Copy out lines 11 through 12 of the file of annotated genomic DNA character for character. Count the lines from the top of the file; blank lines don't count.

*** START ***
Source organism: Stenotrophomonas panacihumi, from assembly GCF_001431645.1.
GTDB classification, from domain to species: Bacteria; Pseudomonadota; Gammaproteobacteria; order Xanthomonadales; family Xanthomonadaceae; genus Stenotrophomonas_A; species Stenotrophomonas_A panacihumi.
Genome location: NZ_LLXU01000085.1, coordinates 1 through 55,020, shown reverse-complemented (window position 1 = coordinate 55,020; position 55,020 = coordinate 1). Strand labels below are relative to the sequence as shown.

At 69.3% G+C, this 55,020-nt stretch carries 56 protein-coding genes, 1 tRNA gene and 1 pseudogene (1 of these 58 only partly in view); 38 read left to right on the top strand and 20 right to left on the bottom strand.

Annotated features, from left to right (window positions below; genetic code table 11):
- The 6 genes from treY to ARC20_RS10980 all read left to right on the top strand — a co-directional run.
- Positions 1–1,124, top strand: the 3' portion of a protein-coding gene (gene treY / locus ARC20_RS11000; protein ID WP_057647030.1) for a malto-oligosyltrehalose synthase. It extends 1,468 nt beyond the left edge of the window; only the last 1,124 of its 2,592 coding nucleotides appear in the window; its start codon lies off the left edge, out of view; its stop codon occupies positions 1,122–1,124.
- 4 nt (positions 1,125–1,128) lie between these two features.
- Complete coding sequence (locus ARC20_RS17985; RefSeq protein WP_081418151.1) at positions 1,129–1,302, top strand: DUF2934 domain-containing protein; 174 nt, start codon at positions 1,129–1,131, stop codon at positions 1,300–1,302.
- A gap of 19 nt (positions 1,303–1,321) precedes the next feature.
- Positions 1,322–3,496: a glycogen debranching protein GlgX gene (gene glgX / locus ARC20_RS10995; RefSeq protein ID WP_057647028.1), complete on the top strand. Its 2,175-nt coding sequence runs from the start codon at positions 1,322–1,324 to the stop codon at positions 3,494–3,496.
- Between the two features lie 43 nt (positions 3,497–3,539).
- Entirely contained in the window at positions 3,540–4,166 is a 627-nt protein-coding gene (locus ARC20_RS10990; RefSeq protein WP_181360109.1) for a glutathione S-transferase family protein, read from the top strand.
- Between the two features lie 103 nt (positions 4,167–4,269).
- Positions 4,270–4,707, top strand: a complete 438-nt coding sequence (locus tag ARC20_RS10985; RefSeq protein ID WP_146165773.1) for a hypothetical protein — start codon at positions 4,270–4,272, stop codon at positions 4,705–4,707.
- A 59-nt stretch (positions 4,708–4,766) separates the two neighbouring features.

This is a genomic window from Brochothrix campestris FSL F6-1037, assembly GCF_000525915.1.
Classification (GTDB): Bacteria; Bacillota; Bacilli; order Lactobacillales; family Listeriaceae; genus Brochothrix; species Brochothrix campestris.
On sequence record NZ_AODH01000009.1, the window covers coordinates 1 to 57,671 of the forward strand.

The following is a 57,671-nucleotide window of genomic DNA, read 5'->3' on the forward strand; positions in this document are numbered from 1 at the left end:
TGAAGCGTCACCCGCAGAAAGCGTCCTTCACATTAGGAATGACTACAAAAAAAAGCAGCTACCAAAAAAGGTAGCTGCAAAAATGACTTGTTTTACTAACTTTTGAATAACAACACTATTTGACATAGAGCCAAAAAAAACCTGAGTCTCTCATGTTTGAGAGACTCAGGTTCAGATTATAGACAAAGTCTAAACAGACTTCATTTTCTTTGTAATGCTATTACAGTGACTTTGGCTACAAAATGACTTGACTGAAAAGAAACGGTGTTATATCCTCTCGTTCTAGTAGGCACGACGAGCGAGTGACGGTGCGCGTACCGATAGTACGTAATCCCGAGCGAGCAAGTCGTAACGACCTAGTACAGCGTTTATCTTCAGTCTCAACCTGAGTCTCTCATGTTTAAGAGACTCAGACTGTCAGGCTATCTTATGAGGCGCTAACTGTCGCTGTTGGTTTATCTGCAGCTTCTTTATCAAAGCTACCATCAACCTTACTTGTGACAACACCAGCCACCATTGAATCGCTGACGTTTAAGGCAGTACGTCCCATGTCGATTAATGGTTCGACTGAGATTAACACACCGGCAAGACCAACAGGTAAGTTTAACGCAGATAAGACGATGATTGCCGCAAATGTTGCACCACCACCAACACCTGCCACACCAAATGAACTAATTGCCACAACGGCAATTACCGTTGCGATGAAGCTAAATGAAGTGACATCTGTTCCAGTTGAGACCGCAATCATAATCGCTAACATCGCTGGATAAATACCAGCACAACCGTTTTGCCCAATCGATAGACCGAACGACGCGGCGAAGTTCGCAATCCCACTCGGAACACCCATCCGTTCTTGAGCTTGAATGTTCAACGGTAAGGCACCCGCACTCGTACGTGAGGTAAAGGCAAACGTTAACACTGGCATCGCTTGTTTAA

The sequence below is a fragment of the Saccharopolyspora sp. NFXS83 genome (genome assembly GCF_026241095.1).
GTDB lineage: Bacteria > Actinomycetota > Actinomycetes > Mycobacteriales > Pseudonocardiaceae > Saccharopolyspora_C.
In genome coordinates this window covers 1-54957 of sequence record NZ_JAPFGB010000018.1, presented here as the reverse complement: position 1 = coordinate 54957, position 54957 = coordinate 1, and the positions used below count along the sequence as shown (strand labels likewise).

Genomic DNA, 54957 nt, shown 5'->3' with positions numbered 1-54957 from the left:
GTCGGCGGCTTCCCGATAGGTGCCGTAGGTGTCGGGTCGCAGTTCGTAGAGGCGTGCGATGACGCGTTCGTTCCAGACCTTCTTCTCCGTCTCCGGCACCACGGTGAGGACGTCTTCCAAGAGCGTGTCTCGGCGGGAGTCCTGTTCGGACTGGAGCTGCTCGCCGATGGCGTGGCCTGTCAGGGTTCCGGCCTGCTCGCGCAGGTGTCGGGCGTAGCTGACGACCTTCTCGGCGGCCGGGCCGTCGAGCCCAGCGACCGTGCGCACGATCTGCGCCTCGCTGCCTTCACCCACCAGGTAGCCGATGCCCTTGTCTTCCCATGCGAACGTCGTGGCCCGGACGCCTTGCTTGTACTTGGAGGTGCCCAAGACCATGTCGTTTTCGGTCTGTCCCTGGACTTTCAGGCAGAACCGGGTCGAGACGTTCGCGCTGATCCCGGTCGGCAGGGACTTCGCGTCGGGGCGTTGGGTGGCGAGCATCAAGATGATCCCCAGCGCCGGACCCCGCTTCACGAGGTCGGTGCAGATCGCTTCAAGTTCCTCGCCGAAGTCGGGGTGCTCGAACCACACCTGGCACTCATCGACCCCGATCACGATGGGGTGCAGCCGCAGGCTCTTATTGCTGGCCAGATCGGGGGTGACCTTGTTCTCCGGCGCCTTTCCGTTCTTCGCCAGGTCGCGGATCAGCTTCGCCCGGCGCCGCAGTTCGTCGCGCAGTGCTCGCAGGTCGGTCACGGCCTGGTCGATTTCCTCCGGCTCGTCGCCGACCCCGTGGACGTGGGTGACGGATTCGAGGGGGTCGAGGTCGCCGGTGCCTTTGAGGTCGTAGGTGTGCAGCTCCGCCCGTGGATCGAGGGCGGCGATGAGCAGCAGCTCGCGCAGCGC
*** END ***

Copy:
- Positions 1,322–3,496: a glycogen debranching protein GlgX gene (gene glgX / locus ARC20_RS10995; RefSeq protein ID WP_057647028.1), complete on the top strand. Its 2,175-nt coding sequence runs from the start codon at positions 1,322–1,324 to the stop codon at positions 3,494–3,496.
- Between the two features lie 43 nt (positions 3,497–3,539).